Sunday, May 15, 2016

Pa pi mal

We are constantly looking for order. It is seen in street grids, zoning regulations, and graveyards. Organization, tidiness, linear solutions in a circular world. Time itself is an arbitrary measurement we've established, helpful in many ways and discouraging in others. Does everything happen in its time, in due course, naturally?

When I enter an empty bus in the morning, before the pre-trip inspection, I greet the space with a quiet "Good morning, Broward County." Four simple words meaningful perhaps only to me: it is a welcome to what ever neighbors or visitors may board that day, along with a tacit promise to serve them well. Through the revolving doors of the bus enter and exit innumerable histories. Countless disparate paths wend their way around the planet to enter those doors, a moving space alive today but one day relegated to the scrap yard. I tend to see similarities between our paths and those of various celestial bodies; some are fixed, others are on an unknown trajectory. Mysteriously, they are all connected and occasionally cross paths as they make their cycles.

An afternoon on the 50 is bound to be an adventure. Or, it used to be. Service improvements have altered the character somewhat and only time will let the route show its new face. Still, there is plenty to ponder over what has gone before.

At SW 10 St in Deerfield, an ancient woman in a red minivan is vaping like a steampipe. A young lady on the sidewalk sports bright red hair a la the Wendy's girl.

Our first layover on the north end, a father with two young sons boards. I always greet little guys with a cheery "Hey, big guy" or "Alright, big step!" so a mundane bus ride becomes a minor victory. They like it.

On our way south, we pick up our irregular regular, Ace. He's in a hurry, no time for small talk.

At Five Points in Wilton Manors, a regular in a chef's jacket boards. About middle age, at least once before he's gotten on with an expired day pass and the same phrase. He swipes the pass as it gives a denying buzz, and with that distinctive Haitian accent which is both heavy and perfectly pronounced says "Driver, I'm having a bad day, please help me driver." All the while he's moving into the bus, not waiting around for my response. We were stuck at the light and he sat up front, so I slowly turned my head in his direction. This time I was able to give a response.
"Do you ever have a good day? Was yesterday a good day?" I asked in a sincerely inquiring tone. For the sake of balance in the world, this hard-working man must have some bright moments.
"Maybe tomorrow," he responded. He explained he's a dishwasher at a couple restaurants. We talked about which ones were the best to work for around town, mostly Las Olas and the beach. Briefly energized by the conversation, the day's weariness soon returned and I could visibly see his weight bearing down.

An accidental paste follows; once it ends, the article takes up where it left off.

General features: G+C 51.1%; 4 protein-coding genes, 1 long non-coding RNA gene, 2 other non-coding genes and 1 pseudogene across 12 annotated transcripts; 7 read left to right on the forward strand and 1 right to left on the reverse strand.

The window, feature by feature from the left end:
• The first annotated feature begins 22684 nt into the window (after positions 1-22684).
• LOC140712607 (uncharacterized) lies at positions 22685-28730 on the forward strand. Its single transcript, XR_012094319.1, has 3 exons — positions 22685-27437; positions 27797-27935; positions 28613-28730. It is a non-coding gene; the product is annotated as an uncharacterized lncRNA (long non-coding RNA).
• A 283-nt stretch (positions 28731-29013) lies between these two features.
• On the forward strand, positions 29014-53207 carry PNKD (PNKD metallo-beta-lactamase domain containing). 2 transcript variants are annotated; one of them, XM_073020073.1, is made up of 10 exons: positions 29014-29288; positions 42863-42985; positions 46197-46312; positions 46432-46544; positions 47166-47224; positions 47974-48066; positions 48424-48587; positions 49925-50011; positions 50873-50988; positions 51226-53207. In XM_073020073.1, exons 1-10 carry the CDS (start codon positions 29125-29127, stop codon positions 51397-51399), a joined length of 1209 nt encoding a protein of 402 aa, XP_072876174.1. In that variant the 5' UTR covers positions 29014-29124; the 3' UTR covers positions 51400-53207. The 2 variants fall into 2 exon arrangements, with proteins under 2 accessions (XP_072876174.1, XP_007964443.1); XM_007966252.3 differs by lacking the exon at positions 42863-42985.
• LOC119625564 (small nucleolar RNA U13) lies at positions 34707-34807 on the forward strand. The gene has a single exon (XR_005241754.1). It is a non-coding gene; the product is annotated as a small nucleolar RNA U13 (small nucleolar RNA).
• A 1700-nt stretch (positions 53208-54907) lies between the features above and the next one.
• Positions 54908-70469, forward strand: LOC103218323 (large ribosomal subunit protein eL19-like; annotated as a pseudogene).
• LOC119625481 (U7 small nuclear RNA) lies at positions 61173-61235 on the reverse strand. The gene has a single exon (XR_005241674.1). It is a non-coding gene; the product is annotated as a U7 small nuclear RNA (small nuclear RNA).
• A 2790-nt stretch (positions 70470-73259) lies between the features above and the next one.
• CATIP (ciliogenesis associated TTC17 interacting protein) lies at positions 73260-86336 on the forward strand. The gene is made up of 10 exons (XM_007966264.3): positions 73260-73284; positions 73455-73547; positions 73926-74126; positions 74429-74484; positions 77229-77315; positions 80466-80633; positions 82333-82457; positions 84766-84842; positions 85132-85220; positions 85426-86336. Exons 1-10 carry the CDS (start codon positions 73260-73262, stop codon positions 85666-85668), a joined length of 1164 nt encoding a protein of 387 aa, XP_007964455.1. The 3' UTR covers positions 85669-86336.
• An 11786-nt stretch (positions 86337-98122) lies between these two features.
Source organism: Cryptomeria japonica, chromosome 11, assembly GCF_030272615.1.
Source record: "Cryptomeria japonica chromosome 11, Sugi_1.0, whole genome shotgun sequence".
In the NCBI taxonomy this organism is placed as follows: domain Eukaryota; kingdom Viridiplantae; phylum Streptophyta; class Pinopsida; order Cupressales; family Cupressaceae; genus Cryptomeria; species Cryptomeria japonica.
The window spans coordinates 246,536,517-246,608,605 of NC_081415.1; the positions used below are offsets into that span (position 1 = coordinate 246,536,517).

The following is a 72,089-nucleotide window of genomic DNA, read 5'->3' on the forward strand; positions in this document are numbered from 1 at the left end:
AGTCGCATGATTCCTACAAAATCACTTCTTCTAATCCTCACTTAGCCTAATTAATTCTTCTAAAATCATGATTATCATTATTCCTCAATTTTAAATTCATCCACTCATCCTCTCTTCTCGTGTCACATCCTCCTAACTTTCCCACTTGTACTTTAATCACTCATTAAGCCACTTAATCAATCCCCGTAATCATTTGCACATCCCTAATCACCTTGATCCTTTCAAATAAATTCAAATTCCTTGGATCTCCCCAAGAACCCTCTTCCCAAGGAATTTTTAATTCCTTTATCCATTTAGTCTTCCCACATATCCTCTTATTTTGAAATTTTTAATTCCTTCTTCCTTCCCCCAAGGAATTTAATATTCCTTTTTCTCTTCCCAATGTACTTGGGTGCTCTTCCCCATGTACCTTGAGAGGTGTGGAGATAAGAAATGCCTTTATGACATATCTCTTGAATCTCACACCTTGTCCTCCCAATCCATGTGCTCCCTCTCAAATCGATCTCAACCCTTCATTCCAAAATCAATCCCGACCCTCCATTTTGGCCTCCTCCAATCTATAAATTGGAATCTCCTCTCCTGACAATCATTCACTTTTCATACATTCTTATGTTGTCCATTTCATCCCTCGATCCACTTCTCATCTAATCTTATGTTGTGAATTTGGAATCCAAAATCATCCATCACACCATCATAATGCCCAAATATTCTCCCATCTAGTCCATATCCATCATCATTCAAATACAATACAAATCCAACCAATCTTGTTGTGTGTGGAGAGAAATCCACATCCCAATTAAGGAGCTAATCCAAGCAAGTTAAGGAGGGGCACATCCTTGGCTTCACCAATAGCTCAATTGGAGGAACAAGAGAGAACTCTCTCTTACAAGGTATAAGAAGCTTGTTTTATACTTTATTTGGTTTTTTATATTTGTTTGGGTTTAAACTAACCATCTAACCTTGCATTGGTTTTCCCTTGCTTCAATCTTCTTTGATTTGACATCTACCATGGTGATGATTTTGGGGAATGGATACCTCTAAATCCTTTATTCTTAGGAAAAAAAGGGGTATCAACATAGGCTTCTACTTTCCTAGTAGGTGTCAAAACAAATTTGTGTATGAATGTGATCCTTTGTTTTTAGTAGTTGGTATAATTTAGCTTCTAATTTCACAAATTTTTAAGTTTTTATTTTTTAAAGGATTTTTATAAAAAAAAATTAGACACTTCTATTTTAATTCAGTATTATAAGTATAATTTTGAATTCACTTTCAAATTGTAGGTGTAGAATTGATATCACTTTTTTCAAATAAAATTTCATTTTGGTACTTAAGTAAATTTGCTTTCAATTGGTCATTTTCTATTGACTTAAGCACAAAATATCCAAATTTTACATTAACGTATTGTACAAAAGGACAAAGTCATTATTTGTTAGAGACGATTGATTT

"Times are tough. Bills are big and money is little."

The next northbound right after the NETC we kept pace for a moment with an FEC train linked with endless quarry cars piled high. I remember a stat from years ago that half the state's roads are built with Dade County limestone. This material is the heart of the earth, at least our part of it. Unique to the southern part of the peninsula, it was born of the ocean as it is comprised of the exoskeletons of minuscule sea creatures. When used to make roads, it introduces a treasure trove of fossils for city dwellers.

"You always forget me, man!" the vaguely familiar rider jokingly chided. A young man, he didn't pull the cord and expected me to remember his stop. A little different accent here. First I'm thinking Jamaican, but when he says "Thank you" to indicate he wants to stop, I change my mind to Haitian. That's how many of the older ladies with limited English request a stop.

We're on our second southbound, sitting at the Sample red light. A man comes out of nowhere and knocks on the door. It's a safe spot so I pop the doors. He's out of breath and I ask where he came from, since I didn't see him out there before.
"I left it at the counter" he gasps with a smile. "I was in the store, looked out the window, saw the bus, and ran."
He wouldn't have a long wait for the next bus if he'd missed ours, but I suppose we saved him some money that day.

Uh oh, here's Smiley. A personal nickname for the young man in Pompano ceaselessly wandering the streets for another high. I have major compassion for this fellow because he's clearly caused irreversible damage to his cognitive function. Yet, he has a perpetual smile, never causes trouble, and generally attempts to pay his fare. He no longer has the ability to sweet talk or schmooze a free ride, or utter a coherent sentence. Parents point him out to their kids as a warning against drugs.

Our final northbound just out of downtown, we pick up a frequent regular. Looking comfortable in scrubs, he has a convenient stop at the animal hospital where he works.
"There he is, saving the world one dog at a time!" I announce as he boards.
"Cats, too," is his quiet comeback.

At the end of the day we all go our ways, each to our own orbit. Good day, bad day; it can always be better, but it can also be worse. Considering the alternative, not that bad.

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